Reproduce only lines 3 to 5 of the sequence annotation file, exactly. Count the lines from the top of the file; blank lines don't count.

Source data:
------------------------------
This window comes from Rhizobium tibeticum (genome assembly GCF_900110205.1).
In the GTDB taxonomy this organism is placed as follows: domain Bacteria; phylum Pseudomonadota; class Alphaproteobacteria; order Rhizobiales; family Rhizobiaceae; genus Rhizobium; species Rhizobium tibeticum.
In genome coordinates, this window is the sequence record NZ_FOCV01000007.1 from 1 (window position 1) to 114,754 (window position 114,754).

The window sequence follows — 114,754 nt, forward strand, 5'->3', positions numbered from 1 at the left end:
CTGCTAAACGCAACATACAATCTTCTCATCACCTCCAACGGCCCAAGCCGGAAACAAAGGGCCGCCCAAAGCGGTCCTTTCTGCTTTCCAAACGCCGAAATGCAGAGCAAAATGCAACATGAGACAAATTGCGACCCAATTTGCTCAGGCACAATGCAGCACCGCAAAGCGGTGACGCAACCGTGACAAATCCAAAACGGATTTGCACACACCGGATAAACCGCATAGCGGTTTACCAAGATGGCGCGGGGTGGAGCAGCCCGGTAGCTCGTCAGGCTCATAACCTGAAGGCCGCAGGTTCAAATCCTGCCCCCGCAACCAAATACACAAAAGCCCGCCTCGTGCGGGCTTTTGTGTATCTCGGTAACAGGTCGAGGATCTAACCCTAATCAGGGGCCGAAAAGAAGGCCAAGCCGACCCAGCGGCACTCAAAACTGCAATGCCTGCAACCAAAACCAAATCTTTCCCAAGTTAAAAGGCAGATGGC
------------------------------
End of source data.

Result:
In genome coordinates, this window is the sequence record NZ_FOCV01000007.1 from 1 (window position 1) to 114,754 (window position 114,754).

The window sequence follows — 114,754 nt, forward strand, 5'->3', positions numbered from 1 at the left end:
CTGCTAAACGCAACATACAATCTTCTCATCACCTCCAACGGCCCAAGCCGGAAACAAAGGGCCGCCCAAAGCGGTCCTTTCTGCTTTCCAAACGCCGAAATGCAGAGCAAAATGCAACATGAGACAAATTGCGACCCAATTTGCTCAGGCACAATGCAGCACCGCAAAGCGGTGACGCAACCGTGACAAATCCAAAACGGATTTGCACACACCGGATAAACCGCATAGCGGTTTACCAAGATGGCGCGGGGTGGAGCAGCCCGGTAGCTCGTCAGGCTCATAACCTGAAGGCCGCAGGTTCAAATCCTGCCCCCGCAACCAAATACACAAAAGCCCGCCTCGTGCGGGCTTTTGTGTATCTCGGTAACAGGTCGAGGATCTAACCCTAATCAGGGGCCGAAAAGAAGGCCAAGCCGACCCAGCGGCACTCAAAACTGCAATGCCTGCAACCAAAACCAAATCTTTCCCAAGTTAAAAGGCAGATGGC